By Hendrik Gout
Adelaide is having a storm. Raindrops the size of hailstones, hailstones the size of gallstones. I suited up and went out.
The bike started first pop. I warmed it up for a minute, went out across the swollen creek where my chickens normally scratch around, and then up through Blackwood and into the Hills. From Windy Point, where the city normally lays unfolded, I could see ten thousand lights of a city sleeping, and pockets of dark where rainclouds were playing. Hail hammered my helmet while I rode around Mount Bold. It was warm, it was windy, and it was wet. And delicious.
I suddenly got tired of it, for no reason. I stopped. The rain lashed my helmet, my toes were squishy in the leaky boots, and I felt cold.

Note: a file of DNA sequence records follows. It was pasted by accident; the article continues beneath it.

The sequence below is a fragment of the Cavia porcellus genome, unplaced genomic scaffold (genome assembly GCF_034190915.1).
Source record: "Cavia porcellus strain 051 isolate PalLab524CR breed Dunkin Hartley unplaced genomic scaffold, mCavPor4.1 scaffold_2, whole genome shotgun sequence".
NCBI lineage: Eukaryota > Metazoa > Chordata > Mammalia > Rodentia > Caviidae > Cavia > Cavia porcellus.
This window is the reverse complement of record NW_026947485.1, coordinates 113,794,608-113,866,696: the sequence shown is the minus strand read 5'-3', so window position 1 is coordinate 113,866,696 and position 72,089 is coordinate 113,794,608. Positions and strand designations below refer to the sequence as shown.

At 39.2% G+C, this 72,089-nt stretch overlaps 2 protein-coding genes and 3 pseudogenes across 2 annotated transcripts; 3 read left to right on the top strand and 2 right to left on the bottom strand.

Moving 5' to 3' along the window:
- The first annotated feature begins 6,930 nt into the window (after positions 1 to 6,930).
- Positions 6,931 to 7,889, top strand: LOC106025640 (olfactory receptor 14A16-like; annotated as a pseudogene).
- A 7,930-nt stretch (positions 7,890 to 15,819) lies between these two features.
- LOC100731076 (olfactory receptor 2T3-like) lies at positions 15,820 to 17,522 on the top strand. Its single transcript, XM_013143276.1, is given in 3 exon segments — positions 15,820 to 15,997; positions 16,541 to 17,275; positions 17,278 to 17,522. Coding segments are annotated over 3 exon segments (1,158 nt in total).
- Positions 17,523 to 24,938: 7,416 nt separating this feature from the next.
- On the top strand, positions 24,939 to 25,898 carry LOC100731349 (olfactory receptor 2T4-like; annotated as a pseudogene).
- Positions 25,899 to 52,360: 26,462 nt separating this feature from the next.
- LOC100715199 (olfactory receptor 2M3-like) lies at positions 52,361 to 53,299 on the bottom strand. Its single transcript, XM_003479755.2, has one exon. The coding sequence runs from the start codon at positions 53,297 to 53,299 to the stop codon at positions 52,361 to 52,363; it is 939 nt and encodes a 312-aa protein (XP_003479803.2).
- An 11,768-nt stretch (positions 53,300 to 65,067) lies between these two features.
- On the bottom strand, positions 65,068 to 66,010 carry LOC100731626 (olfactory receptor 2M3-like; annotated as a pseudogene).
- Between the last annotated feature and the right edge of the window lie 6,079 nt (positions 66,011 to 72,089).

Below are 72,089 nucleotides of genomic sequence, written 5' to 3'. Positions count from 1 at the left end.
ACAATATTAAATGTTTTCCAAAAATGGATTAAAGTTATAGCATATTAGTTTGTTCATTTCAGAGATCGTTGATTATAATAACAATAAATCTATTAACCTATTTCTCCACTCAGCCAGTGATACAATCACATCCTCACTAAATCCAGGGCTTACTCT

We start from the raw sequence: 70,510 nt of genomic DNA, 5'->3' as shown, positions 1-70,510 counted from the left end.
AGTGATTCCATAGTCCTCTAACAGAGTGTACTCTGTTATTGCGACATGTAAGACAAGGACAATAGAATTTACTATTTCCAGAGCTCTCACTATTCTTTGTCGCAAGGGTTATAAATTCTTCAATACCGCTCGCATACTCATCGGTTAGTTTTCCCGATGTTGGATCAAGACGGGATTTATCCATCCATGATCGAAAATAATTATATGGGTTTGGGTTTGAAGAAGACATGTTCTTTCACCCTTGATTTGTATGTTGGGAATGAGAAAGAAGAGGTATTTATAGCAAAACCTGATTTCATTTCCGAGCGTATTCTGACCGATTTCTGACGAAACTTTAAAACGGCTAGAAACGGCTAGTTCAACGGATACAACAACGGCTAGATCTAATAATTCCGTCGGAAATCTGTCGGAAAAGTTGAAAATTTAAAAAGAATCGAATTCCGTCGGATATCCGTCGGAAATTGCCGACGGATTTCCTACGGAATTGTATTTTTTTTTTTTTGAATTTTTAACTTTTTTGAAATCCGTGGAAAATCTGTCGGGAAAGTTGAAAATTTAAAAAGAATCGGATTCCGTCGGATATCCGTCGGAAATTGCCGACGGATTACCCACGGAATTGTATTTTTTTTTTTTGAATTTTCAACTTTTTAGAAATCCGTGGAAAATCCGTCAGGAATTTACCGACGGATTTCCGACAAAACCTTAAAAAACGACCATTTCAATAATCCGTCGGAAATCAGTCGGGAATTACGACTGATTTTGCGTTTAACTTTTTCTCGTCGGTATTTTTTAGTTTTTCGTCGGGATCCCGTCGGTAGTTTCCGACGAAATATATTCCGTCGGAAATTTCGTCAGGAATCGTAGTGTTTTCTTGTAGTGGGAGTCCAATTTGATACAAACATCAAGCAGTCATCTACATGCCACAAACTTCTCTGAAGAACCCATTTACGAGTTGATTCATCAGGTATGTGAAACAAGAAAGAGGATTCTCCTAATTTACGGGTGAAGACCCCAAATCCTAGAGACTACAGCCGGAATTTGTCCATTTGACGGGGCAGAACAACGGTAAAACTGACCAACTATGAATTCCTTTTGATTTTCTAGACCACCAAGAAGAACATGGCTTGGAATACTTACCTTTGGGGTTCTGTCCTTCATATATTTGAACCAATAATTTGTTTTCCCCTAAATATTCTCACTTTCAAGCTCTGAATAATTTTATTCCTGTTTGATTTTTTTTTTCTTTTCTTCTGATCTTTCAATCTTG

I rode back home fast. The kinda fast that takes an edge, that leaves little room for error. Sometimes the bike would drop speed as a rivulet seized the tyres, and sometimes this happened when the bike was leaned over and it would try to stand up a bit, and sometimes it happened when the rain and the black made navigating difficult, but there’s nothing that beats cold more than a hot ride, and when I got back home and opened the door and Simon the Wonderful Cat meow-ed her hellos, I was already counting the corners on roads I hadn’t taken.
I remembered I hadn’t turned off the petrol taps. Back out to the garage in my bare feet, water dripping from the gutters. The bike muddy even in the darkness – you can smell it.
I’d go and have a hot bath now. But I didn’t crawl out of the water two billion years ago to get wet in a bath. I’ve got a Guzzi. And if I need to get wet, it’s a 3a.m. ride for me.
V50 – no need to exaggerate